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09 December 2016

Messiah and Melchizedek.

How some obscure Old Testament priest-king got so mixed up with Jesus.

Psalm 110 is a Messianic psalm, a psalm about God’s mešíakh/“anointed [ruler],” one of the kings of ancient Israel. Since Jesus is the last Messiah, it applies to him too. I’ll discuss the whole psalm another time, but today I’m gonna zoom in on just this one verse:

Psalm 110.4 KWL
The LORD swore, and isn’t turning back from it:
“You’re a priest, eternally, in the manner of Melchizédek.”

Melchizédek (Hebrew melkhí chédeq/“king [of] rightness”) is probably a title, not a name. He appeared once in the bible; he never appeared again, but he sure got everyone’s attention: David in this psalm, and the writer of Hebrews in her interpretation of the psalm.

The Canaanite king Khedorlaómer of Elam, and his allies, conquered Sodom and dragged its people into slavery. Among them was Lot ben Haran, the nephew of Avrám ben Terah, whom the LORD later renamed Abraham. Ge 17.5 So Avrám took his private army (yeah, he had a private army; dude was rich) and rescued Lot. Ge 14.1-17 And then Melchizédek suddenly, briefly, showed up.

Genesis 14.18-20 KWL
18 King Melchizédek of Salém brought out bread and wine.
He was a priest of the Highest God, 19 and blessed Avrám and said,
“Avrám is blessed by the Highest God, owner of the heavens and earth.
20 The Highest God is blessed: He handed your opponents to you.”
Avrám gave Melchizédek a tithe from everything.

“Highest God” (Hebrew El Elyón, Greek Theós Ýpsistos) is what pagans tend to call God. ’Cause they don’t know his name; they don’t know what he calls himself; they only know he’s God. And not just any god—’cause these pagans believed in all sorts of gods—but the highest God. The God beyond all the other gods. Higher than even their king-gods, like Odin or Zeus. Often the god who created the other gods—the one the gods considered God. Any time you encounter a polytheist (a worshiper of multiple gods) who really knows their religion, ask ’em about their highest God. Most will know exactly who you mean. Some will hem and haw, and try to make it sound like no, there are lots of gods—but in the end, they admit they know there’s a top God. This’d be the God. Our God.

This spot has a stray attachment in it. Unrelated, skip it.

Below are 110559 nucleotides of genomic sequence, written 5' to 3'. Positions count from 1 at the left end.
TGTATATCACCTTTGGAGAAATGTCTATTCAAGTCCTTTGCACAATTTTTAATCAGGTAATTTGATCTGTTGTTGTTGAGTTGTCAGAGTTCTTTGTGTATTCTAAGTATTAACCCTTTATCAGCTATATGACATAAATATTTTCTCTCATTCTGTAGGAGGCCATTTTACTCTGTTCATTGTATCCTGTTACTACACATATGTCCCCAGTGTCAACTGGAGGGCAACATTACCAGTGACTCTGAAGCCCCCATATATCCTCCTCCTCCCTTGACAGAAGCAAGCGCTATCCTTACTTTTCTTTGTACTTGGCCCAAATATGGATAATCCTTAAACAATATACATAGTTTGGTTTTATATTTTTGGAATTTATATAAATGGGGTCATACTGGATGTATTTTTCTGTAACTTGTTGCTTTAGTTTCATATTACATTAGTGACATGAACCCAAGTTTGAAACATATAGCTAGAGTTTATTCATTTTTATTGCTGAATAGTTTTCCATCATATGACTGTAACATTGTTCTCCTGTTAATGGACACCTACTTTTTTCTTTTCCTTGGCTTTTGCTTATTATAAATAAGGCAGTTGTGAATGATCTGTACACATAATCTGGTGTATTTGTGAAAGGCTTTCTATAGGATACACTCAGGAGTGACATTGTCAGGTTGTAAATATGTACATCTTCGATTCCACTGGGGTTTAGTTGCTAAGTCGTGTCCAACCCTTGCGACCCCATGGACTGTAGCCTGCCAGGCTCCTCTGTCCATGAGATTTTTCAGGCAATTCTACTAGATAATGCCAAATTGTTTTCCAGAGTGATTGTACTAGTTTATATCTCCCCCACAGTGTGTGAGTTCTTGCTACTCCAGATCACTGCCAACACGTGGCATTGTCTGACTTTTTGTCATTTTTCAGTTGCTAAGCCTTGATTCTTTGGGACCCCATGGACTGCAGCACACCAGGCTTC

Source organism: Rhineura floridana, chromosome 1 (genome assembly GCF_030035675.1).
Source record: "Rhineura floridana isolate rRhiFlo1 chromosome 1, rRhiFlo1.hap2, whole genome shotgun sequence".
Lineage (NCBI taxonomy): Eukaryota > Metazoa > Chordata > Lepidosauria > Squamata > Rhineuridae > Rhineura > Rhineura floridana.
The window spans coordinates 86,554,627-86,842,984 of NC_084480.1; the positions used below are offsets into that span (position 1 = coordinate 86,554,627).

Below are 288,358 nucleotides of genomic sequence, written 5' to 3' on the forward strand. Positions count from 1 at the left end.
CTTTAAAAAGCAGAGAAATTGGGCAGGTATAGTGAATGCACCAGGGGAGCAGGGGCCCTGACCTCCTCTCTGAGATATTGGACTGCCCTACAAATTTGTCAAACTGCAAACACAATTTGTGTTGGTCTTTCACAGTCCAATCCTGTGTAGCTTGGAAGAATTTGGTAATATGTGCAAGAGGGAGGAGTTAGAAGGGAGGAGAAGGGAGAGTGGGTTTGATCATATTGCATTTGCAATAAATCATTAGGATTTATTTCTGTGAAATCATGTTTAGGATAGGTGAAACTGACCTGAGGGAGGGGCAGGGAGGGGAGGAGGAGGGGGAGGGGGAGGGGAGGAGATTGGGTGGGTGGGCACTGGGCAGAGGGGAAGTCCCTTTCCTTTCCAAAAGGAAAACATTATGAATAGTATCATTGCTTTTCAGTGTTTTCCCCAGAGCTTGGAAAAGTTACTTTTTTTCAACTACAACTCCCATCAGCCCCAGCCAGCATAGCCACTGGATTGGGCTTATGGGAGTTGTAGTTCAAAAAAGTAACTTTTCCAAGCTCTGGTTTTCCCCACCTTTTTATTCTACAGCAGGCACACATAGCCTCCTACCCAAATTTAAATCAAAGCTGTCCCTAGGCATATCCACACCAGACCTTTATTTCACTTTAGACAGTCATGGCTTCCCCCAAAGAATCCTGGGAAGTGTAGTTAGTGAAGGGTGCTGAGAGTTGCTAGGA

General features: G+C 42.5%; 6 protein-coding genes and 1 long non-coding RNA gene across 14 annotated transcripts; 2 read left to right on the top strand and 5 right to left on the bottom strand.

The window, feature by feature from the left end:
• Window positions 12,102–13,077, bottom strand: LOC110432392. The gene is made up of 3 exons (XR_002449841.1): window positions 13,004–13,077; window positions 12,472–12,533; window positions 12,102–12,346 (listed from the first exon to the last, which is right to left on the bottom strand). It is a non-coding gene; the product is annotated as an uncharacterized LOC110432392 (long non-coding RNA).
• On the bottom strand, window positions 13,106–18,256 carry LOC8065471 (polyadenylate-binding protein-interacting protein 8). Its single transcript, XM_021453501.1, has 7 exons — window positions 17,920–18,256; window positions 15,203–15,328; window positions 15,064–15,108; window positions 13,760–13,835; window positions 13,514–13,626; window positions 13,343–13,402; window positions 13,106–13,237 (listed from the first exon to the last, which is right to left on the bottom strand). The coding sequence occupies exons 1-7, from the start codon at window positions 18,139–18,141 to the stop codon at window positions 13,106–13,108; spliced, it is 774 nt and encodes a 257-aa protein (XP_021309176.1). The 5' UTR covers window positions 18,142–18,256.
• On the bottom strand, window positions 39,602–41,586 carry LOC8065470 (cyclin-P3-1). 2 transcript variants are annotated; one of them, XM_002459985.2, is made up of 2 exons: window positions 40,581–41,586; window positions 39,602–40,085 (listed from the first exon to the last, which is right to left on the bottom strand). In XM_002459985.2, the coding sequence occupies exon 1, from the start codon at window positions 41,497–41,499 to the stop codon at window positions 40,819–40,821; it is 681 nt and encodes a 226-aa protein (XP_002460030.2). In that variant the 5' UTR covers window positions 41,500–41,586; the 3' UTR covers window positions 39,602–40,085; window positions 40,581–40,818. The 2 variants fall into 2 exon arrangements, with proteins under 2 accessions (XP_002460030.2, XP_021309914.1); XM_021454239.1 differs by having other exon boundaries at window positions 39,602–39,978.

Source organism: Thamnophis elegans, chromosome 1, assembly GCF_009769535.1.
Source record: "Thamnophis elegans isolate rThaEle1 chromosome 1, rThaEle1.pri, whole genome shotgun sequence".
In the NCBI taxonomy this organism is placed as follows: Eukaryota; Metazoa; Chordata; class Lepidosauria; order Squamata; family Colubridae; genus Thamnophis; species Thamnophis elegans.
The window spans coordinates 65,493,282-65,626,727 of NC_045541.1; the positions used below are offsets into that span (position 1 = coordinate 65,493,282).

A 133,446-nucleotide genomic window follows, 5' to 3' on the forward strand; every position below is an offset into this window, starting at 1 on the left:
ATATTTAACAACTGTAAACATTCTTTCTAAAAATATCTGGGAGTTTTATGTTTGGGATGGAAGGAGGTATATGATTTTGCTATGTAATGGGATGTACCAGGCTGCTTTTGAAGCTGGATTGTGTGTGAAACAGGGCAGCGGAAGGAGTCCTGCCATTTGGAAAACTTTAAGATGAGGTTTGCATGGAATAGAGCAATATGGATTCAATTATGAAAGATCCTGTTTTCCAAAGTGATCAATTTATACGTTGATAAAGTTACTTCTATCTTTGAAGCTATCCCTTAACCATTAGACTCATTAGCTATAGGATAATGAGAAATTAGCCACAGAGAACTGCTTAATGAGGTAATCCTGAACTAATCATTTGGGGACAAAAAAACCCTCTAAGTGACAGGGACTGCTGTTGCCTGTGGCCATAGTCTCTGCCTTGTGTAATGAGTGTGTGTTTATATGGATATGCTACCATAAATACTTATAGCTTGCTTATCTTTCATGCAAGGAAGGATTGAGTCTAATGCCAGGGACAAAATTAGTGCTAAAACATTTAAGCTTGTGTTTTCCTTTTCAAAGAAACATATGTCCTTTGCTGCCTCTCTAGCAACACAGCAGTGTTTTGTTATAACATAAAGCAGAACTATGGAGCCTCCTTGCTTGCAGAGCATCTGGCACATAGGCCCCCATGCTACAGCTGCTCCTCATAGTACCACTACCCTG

I know; lots of Christians insist a pagan’s highest god can’t be our God, can’t be the Father of Christ Jesus. ’Cause these pagans are so wrong. I get their concerns. But look at it this way: If someone seriously misrepresented who George Washington was (say, Mason Weems, just so he could sell books), does this mean there’s not a real Washington at the back of all the made-up stories? Of course there is; and some pagan’s idea of the Highest God does have the LORD at its core. We just need to scrape off all the fictions, and get ’em to follow him.

Anyway, this was the God whom Melchizédek knew, and Avrám recognized they followed the very same God. Avrám called him El Shadda’í/“God Almighty,” Ex 6.3 and Melchizédek called him El Elyón. Same El—same God. Same as when Christians call him Jehovah and Jews call him haShem. (And then we gotta go and call him Jesus, and freak the Jews out. But anyway.) This recognition meant Melchizédek could bless Avrám, and Avrám could receive it. And bless Melchizédek right back with a tithe—a portion, usually a tenth—of the spoils of war.

Christians have analyzed this Genesis appearance like crazy. Sometimes a little too crazy, but I’ll get to that.